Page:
The City of Marysville will need a little more convincing before it permits a century-old mortuary to be knocked down.
The building is on Court Street, next door to McCarthy & Cox. It was the former law office of William Coleman, and, later on, Tim Aslaner.
Tom McCarthy, co-owner of the property and partner at McCarthy & Cox, came before the city’s design review board Wednesday night to plead his case.
He came before the board last year for permission to tear down a garage in the back of the property. At that time, permission was granted with the understanding that the main structure would be preserved.
About a year later, McCarthy said the situation has changed. His firm had planned to expand into the existing structure. He said his business is growing, and the space they have now is no longer adequate.
According to McCarthy, he has hired two architectural firms, four general contractors and “numerous” engineers to find a way to extend the adjoining office into the building in a “cost effective and reasonable way.” He said during that process, it became apparent that the condition of the building had deteriorated greatly.
“I think a fair comment would be, ‘why did you buy this knowing this,’” he said. “The fact is, we didn’t know it.”
Among the most pressing problems is an electrical system that’s not up to code, sinkholes at the rear of the building and a south wall that is falling away from the building by about three inches. He said getting permission to demolish the building doesn’t mean he will, he just wants to get it before his firm spends any more money on architectural review and planning. He said at this point, he believes building an entirely new structure to fit his business’ needs could be more cost-effective.
However, since the building lies within the city’s historical district, it requires review from the board before it can be demolished.
According to Union County Historical Society President Bob Parrott, the building was a mortuary built around 1920-1921, and was an unusual one for the time.
It served for many years as a funeral home. Embalming was done in the basement. A garage in the back was used for storage of caskets and parking for a hearse.
“This is one of the most historic and architecturally important buildings in our downtown,” Parrott said.
With these sorts of historical demolition applications, the board must go through a three-item checklist. Is the structure historical, is restoring it cost-effective, and is it in good enough condition to save. If the answer to any of those is “no,” the board can opt to allow demolition.
McCarthy mainly argued that saving it wouldn’t be economical.
“We agree that demolition should be your last resort,” McCarthy said. “But we’re at our last resort.”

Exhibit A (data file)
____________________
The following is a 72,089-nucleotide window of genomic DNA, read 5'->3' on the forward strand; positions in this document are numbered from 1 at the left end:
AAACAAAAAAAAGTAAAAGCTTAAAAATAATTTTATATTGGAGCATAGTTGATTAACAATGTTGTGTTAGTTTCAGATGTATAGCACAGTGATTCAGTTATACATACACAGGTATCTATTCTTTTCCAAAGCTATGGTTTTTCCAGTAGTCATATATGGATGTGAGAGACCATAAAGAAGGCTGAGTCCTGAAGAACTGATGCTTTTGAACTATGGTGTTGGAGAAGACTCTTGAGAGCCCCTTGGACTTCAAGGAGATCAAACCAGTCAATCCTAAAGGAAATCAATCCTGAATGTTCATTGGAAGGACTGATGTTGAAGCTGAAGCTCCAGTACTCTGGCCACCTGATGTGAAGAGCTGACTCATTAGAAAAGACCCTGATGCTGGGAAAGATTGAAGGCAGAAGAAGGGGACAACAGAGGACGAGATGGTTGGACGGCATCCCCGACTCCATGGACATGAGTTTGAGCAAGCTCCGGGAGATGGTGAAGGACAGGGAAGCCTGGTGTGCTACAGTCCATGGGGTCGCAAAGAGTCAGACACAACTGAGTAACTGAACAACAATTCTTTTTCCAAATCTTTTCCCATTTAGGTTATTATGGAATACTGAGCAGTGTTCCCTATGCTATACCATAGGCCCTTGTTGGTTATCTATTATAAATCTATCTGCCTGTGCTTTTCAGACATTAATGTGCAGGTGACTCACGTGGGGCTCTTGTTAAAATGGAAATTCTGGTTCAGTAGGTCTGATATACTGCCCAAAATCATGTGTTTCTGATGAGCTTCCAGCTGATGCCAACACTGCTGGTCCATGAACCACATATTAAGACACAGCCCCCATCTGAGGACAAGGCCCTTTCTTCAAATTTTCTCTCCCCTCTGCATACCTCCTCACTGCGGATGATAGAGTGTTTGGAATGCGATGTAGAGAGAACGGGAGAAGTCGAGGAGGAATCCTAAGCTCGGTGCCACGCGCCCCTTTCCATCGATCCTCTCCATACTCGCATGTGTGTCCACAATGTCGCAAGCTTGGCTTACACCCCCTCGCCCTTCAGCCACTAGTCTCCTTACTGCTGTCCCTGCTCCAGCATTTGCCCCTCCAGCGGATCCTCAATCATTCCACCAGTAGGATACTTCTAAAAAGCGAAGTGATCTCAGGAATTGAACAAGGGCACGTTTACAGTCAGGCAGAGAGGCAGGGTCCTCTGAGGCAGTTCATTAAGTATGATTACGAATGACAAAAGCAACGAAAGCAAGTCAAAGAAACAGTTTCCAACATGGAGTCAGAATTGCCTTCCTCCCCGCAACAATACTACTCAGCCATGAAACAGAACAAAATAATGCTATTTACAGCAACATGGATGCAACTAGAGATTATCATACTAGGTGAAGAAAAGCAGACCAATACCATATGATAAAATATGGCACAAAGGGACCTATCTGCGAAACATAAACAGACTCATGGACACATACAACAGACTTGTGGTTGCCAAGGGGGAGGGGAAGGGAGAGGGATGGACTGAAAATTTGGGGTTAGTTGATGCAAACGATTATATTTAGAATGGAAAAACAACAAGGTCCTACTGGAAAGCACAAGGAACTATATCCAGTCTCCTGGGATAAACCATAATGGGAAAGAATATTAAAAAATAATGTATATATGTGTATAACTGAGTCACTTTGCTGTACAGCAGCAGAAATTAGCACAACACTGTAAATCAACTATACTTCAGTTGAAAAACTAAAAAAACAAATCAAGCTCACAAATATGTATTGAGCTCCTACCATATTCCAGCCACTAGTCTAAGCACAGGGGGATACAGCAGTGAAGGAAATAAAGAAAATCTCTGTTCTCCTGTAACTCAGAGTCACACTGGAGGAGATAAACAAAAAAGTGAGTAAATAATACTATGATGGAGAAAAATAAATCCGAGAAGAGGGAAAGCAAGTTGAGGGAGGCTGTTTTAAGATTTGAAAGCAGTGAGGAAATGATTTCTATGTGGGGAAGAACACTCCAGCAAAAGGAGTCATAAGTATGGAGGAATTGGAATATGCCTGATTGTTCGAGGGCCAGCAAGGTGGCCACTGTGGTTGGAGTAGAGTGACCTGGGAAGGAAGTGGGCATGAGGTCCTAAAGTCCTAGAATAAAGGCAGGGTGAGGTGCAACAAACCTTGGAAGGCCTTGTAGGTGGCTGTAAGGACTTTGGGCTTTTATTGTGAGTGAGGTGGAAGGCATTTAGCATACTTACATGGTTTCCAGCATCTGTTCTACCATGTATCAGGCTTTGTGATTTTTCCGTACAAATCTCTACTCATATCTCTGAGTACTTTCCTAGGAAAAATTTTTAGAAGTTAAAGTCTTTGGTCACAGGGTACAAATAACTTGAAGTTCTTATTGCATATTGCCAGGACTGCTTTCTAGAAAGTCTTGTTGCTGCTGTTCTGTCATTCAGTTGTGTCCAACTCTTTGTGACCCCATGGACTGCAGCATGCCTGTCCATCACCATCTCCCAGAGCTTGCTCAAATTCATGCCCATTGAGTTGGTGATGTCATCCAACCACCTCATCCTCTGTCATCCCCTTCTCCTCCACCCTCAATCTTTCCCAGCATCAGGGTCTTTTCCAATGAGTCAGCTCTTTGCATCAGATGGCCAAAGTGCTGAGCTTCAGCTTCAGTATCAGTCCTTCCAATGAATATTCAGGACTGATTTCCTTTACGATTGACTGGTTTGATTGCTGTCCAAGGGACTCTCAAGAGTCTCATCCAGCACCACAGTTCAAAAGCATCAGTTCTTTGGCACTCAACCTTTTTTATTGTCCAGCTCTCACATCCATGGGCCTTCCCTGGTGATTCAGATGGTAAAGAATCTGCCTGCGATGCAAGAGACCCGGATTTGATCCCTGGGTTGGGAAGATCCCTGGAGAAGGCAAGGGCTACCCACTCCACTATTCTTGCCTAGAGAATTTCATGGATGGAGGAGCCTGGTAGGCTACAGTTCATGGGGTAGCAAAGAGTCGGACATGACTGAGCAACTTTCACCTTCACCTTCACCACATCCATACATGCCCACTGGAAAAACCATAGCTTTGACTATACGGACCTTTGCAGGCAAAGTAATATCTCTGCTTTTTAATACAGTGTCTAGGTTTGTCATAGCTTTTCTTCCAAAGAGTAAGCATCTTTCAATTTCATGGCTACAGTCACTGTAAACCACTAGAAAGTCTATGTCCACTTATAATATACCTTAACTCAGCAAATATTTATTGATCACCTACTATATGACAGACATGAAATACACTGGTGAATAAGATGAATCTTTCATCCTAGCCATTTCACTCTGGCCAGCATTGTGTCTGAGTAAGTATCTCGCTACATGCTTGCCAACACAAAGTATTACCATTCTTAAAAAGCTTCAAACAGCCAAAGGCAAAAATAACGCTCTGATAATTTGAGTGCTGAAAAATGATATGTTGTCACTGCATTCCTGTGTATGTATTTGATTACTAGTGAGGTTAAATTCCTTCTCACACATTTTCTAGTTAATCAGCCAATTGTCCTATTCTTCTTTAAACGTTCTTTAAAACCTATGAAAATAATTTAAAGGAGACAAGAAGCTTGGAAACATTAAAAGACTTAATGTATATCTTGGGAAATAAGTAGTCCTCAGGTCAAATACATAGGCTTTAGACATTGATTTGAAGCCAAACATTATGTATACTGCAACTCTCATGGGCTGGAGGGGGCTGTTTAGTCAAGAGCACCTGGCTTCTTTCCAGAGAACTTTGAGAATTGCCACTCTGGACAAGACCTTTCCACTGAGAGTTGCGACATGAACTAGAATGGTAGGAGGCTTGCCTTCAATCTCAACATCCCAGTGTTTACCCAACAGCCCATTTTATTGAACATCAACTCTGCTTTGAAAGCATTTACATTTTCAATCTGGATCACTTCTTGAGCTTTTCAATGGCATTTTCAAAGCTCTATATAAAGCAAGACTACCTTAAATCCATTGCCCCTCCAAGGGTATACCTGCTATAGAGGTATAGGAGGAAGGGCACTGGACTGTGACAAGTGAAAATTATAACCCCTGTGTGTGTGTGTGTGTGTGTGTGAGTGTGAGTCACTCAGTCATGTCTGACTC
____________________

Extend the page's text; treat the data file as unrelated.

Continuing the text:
Parrott said he was disappointed, since their application a year ago promised the preservation of the main structure.
“I understand that they got into some other expenses, but the kind of promise that we had didn’t materialize,” he said.
He said restoring the electrical systems in the building would cost $60,800. Dayton Power & Light cancelled power to the building, and have told the firm they won’t restore it until the structure is back up to code. Estimates to restore and connect the structure ranged from about $600,000 to more than $800,000.
He also said that since the structure has deteriorated so much, renting it out could prove fruitless going forward.
“We think we’ve looked at every possibly alternative,” he said. “I don’t think there’s another plumber or electrician that will take at look at this. We’ve asked them all.”
Board member Brett Garrett said he wasn’t convinced building an entirely new building would be more economical than simply restoring what’s already there.
“That would surprise me that would be able to build something per code that large for less,” he said.
Board member Tim Schacht agreed, and reiterated that the process to gauge the importance of a building is tied to the character of a community rather than only financial feasibility.
“It’s a little bit more than considering the bottom line of business,” Schacht said.
Board member Scot Draughn asked Parrott whether the building’s historical value could be retained if they gutted the interior but kept the shell. Parrott said the integrity of the building could remain in the case.
“If the façade is preserved, even if they gut it on the inside to redesign and repurpose it, which is really what I thought was going to be done … we could still tell the stories of that building,” Parrott said.
The board encouraged McCarthy to explore more options with the site and return to present their findings. Draughn said if they find it’s impossible to save the structure, the board will consider letting it go.
“If you come back in and say you know guys, we explored this and we explored that, if we pull out the nail on the south-end wall from one side, then the hole thing’s going to come down like a house of cards, we’re going to have to look at Mr. Parrott and say, ‘Oh boy,’” Draughn said.
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